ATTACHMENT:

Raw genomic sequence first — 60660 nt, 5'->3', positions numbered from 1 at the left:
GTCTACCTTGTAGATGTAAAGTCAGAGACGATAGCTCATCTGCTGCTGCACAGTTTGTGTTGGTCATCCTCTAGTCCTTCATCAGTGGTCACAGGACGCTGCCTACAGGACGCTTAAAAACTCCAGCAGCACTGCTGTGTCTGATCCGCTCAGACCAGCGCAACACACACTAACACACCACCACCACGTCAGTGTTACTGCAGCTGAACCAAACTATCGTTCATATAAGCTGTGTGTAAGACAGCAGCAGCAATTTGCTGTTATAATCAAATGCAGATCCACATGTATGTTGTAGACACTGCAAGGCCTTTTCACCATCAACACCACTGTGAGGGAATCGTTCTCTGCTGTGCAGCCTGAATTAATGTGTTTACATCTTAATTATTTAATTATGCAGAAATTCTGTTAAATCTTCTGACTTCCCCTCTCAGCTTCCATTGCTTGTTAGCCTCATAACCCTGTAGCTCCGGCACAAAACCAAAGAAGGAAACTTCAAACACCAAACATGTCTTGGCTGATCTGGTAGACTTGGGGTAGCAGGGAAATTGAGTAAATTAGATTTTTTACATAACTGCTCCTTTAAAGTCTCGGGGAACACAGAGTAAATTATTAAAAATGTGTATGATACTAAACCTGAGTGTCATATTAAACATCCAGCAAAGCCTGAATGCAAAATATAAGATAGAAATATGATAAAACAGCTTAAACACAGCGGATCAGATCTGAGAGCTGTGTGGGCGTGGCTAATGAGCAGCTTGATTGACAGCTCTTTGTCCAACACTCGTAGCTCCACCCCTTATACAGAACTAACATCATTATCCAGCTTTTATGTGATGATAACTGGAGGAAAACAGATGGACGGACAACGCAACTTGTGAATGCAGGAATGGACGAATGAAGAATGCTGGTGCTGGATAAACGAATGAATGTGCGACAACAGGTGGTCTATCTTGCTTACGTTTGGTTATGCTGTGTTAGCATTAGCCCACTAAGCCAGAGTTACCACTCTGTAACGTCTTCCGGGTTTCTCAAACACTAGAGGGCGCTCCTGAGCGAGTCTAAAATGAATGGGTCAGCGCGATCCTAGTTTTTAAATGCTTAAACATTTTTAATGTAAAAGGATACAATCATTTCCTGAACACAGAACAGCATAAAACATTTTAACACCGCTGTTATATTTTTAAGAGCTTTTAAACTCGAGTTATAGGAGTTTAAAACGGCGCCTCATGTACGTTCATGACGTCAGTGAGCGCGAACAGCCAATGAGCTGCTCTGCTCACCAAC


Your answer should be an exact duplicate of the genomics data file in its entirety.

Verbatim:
Raw genomic sequence first — 60660 nt, 5'->3', positions numbered from 1 at the left:
GTCTACCTTGTAGATGTAAAGTCAGAGACGATAGCTCATCTGCTGCTGCACAGTTTGTGTTGGTCATCCTCTAGTCCTTCATCAGTGGTCACAGGACGCTGCCTACAGGACGCTTAAAAACTCCAGCAGCACTGCTGTGTCTGATCCGCTCAGACCAGCGCAACACACACTAACACACCACCACCACGTCAGTGTTACTGCAGCTGAACCAAACTATCGTTCATATAAGCTGTGTGTAAGACAGCAGCAGCAATTTGCTGTTATAATCAAATGCAGATCCACATGTATGTTGTAGACACTGCAAGGCCTTTTCACCATCAACACCACTGTGAGGGAATCGTTCTCTGCTGTGCAGCCTGAATTAATGTGTTTACATCTTAATTATTTAATTATGCAGAAATTCTGTTAAATCTTCTGACTTCCCCTCTCAGCTTCCATTGCTTGTTAGCCTCATAACCCTGTAGCTCCGGCACAAAACCAAAGAAGGAAACTTCAAACACCAAACATGTCTTGGCTGATCTGGTAGACTTGGGGTAGCAGGGAAATTGAGTAAATTAGATTTTTTACATAACTGCTCCTTTAAAGTCTCGGGGAACACAGAGTAAATTATTAAAAATGTGTATGATACTAAACCTGAGTGTCATATTAAACATCCAGCAAAGCCTGAATGCAAAATATAAGATAGAAATATGATAAAACAGCTTAAACACAGCGGATCAGATCTGAGAGCTGTGTGGGCGTGGCTAATGAGCAGCTTGATTGACAGCTCTTTGTCCAACACTCGTAGCTCCACCCCTTATACAGAACTAACATCATTATCCAGCTTTTATGTGATGATAACTGGAGGAAAACAGATGGACGGACAACGCAACTTGTGAATGCAGGAATGGACGAATGAAGAATGCTGGTGCTGGATAAACGAATGAATGTGCGACAACAGGTGGTCTATCTTGCTTACGTTTGGTTATGCTGTGTTAGCATTAGCCCACTAAGCCAGAGTTACCACTCTGTAACGTCTTCCGGGTTTCTCAAACACTAGAGGGCGCTCCTGAGCGAGTCTAAAATGAATGGGTCAGCGCGATCCTAGTTTTTAAATGCTTAAACATTTTTAATGTAAAAGGATACAATCATTTCCTGAACACAGAACAGCATAAAACATTTTAACACCGCTGTTATATTTTTAAGAGCTTTTAAACTCGAGTTATAGGAGTTTAAAACGGCGCCTCATGTACGTTCATGACGTCAGTGAGCGCGAACAGCCAATGAGCTGCTCTGCTCACCAAC